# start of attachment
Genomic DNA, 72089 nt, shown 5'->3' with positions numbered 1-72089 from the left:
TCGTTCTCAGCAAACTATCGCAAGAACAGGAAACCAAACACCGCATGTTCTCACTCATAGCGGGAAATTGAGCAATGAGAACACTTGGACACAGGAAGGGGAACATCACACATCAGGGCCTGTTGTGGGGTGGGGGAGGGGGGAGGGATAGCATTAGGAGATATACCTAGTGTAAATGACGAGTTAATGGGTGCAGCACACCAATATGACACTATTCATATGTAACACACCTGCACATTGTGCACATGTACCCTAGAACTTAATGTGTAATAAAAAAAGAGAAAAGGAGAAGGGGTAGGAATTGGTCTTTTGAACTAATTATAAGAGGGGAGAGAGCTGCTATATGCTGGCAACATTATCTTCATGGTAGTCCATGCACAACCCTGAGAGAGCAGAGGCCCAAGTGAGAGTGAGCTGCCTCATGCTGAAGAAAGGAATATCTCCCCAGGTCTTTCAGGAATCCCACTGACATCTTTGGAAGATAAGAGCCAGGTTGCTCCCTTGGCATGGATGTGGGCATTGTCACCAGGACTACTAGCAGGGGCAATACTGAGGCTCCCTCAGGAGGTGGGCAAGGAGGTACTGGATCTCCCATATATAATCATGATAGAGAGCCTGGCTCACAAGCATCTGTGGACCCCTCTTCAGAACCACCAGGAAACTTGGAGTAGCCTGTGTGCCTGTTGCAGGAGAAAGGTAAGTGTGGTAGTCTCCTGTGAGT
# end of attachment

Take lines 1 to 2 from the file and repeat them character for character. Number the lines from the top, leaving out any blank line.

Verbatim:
Genomic DNA, 72089 nt, shown 5'->3' with positions numbered 1-72089 from the left:
TCGTTCTCAGCAAACTATCGCAAGAACAGGAAACCAAACACCGCATGTTCTCACTCATAGCGGGAAATTGAGCAATGAGAACACTTGGACACAGGAAGGGGAACATCACACATCAGGGCCTGTTGTGGGGTGGGGGAGGGGGGAGGGATAGCATTAGGAGATATACCTAGTGTAAATGACGAGTTAATGGGTGCAGCACACCAATATGACACTATTCATATGTAACACACCTGCACATTGTGCACATGTACCCTAGAACTTAATGTGTAATAAAAAAAGAGAAAAGGAGAAGGGGTAGGAATTGGTCTTTTGAACTAATTATAAGAGGGGAGAGAGCTGCTATATGCTGGCAACATTATCTTCATGGTAGTCCATGCACAACCCTGAGAGAGCAGAGGCCCAAGTGAGAGTGAGCTGCCTCATGCTGAAGAAAGGAATATCTCCCCAGGTCTTTCAGGAATCCCACTGACATCTTTGGAAGATAAGAGCCAGGTTGCTCCCTTGGCATGGATGTGGGCATTGTCACCAGGACTACTAGCAGGGGCAATACTGAGGCTCCCTCAGGAGGTGGGCAAGGAGGTACTGGATCTCCCATATATAATCATGATAGAGAGCCTGGCTCACAAGCATCTGTGGACCCCTCTTCAGAACCACCAGGAAACTTGGAGTAGCCTGTGTGCCTGTTGCAGGAGAAAGGTAAGTGTGGTAGTCTCCTGTGAGT